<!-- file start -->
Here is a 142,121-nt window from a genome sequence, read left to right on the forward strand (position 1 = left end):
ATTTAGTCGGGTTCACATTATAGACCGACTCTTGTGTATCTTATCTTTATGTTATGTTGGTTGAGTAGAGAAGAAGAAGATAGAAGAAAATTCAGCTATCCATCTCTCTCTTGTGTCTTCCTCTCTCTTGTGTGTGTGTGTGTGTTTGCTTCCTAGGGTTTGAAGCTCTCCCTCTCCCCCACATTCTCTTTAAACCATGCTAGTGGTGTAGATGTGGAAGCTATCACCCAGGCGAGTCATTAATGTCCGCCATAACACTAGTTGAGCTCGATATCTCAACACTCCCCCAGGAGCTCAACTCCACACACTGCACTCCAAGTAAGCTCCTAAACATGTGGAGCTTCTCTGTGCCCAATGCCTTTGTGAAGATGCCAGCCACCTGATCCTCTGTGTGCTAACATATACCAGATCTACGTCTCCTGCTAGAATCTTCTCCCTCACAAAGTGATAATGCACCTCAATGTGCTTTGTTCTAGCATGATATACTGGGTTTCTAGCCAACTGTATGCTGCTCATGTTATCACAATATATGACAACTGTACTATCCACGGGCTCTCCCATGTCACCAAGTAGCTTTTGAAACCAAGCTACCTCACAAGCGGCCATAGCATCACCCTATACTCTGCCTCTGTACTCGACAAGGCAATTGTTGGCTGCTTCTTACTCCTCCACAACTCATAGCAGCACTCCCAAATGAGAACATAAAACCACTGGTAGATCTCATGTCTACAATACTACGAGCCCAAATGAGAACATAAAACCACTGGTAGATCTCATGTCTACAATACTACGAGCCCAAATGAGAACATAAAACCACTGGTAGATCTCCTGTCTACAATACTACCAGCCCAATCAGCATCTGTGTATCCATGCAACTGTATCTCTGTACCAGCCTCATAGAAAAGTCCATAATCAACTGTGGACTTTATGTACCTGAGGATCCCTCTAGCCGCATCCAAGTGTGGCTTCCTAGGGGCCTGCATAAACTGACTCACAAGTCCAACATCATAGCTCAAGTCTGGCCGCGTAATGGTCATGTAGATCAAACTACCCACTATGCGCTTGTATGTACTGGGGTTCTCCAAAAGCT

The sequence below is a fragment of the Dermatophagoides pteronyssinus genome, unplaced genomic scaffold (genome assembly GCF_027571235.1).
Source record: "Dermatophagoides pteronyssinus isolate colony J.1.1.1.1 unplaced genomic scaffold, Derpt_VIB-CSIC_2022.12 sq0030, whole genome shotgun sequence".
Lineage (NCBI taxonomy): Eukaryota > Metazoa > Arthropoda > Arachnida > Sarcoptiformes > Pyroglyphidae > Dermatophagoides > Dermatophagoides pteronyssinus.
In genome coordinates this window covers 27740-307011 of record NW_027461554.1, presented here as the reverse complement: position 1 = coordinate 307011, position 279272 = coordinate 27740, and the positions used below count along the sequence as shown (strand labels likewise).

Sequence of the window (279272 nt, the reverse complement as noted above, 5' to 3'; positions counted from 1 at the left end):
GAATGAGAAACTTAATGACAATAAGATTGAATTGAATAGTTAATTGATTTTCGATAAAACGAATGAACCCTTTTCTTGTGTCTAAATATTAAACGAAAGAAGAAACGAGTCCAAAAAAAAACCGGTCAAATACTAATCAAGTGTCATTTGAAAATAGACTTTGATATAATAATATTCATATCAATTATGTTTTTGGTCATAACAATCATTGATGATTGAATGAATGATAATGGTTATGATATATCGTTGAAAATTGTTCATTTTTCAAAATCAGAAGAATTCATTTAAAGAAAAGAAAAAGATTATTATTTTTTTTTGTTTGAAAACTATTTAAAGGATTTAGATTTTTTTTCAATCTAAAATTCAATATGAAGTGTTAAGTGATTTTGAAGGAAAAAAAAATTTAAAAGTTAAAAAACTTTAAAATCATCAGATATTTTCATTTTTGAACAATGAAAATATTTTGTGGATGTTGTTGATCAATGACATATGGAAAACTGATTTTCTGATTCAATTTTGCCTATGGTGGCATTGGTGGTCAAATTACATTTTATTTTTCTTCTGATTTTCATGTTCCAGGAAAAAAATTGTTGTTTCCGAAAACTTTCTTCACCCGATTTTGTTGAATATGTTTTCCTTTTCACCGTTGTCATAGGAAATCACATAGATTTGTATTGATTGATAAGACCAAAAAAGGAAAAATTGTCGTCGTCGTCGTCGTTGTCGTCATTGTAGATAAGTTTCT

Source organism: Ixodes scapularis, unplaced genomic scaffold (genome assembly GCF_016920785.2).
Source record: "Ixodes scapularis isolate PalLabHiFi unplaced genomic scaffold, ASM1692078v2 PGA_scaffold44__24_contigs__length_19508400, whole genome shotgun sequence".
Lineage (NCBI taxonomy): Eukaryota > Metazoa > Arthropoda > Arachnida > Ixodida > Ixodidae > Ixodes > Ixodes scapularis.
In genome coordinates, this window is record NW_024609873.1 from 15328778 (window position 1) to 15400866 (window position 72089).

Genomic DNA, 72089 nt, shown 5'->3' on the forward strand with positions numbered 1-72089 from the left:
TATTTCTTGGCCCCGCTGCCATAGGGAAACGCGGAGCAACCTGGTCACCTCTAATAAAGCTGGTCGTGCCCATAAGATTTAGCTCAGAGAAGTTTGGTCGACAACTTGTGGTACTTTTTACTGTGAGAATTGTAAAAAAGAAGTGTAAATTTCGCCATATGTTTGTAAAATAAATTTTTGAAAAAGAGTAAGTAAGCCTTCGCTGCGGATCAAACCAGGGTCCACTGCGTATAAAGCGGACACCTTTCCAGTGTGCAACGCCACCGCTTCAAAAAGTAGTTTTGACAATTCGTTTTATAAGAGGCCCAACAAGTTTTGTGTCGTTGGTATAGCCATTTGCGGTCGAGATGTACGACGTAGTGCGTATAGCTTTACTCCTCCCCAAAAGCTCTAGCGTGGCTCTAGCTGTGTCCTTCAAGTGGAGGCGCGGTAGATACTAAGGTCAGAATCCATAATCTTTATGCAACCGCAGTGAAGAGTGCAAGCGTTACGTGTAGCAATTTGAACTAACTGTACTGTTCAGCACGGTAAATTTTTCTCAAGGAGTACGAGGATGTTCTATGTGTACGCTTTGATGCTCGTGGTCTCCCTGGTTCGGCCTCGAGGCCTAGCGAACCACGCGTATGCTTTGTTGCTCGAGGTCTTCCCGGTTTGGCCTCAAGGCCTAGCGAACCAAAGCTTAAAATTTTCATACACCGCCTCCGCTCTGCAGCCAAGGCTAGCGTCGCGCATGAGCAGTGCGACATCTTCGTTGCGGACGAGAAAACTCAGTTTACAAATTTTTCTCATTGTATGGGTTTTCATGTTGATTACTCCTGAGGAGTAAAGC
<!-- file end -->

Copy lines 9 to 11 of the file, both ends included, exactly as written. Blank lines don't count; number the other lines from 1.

Source organism: Ixodes scapularis, unplaced genomic scaffold (genome assembly GCF_016920785.2).
Source record: "Ixodes scapularis isolate PalLabHiFi unplaced genomic scaffold, ASM1692078v2 PGA_scaffold44__24_contigs__length_19508400, whole genome shotgun sequence".
Lineage (NCBI taxonomy): Eukaryota > Metazoa > Arthropoda > Arachnida > Ixodida > Ixodidae > Ixodes > Ixodes scapularis.